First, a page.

Some of the most powerful words in all of Scripture directed the evangelism of women. As they discovered the empty tomb on Easter, Mary Magdalene, Joanna, Mary the mother of James, and other women heard the most important words in all of history: “…he has risen! Remember how he told you, while he was still with you in Galilee: ‘The Son of Man must be delivered into the hands of sinful men, be crucified and on the third day be raised again.’” (Luke 24:6-7, TNIV). Jesus told Mary Magdalene to tell the brothers that he was “returning to my Father and your Father, to my God and your God” (John 20:17). And, Mary was faithful to follow Jesus’ request. She went to the male disciples with the news, that she had seen the risen Lord. Mary’s testimony was received as the first eye-witness account of Christ’s resurrection. Because of this, the Catholic church refers to Mary Magdalene as the apostle to the apostles.
From this point onward women have been prominent missionaries, making disciples throughout the world despite lack of support from the church. Scripture offers abundant witness to women who served as emissaries of the gospel. Scripture also offers the theological foundations for women’s shared service with men in making disciples throughout the world. In fact, what distinguishes evangelical history is the importance we place on evangelism and missions. Thus evangelical women were leaders in the largest expanse of Christian faith of all time—during the Golden Era of missions. Evangelicals in the 1800s were among the first to offer a biblical foundation for gift-based rather than gender-based ministry, a history that continues to enrich our world.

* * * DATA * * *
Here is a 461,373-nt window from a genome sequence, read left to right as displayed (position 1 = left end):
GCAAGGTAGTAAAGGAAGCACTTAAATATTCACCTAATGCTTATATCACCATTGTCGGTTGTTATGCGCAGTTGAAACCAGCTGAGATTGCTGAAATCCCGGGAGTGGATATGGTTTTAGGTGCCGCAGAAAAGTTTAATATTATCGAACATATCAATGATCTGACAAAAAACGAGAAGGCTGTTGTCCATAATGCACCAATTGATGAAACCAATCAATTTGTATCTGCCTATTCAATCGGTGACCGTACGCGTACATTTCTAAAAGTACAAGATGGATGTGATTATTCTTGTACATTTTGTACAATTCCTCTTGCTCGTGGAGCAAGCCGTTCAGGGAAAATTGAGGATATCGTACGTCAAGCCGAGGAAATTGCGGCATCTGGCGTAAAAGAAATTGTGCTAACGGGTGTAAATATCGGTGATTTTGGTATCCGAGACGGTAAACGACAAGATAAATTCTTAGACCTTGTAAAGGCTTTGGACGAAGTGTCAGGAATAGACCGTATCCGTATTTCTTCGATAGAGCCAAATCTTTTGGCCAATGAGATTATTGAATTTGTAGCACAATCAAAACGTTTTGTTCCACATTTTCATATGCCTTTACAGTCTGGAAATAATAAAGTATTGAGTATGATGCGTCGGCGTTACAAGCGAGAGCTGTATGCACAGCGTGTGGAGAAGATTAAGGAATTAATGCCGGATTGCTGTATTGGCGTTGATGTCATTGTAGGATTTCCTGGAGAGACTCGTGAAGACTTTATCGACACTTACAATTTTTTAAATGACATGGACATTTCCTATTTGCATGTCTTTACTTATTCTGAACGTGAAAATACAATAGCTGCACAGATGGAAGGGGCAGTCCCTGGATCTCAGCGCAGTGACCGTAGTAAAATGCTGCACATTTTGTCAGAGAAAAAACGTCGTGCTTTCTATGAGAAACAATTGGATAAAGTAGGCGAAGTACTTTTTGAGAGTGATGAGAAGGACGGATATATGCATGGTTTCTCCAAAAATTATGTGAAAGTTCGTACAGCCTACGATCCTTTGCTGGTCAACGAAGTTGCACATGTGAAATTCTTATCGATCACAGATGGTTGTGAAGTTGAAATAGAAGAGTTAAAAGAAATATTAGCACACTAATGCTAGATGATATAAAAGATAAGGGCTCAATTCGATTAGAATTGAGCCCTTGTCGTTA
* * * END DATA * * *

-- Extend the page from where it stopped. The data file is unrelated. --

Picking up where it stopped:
We plan to celebrate the history of missionaries and the gospel-partnerships of women and men just as we will also explore the biblical and theological foundations for their service together during our conference this summer. The time has come for the whole church, to take the whole gospel to the whole world!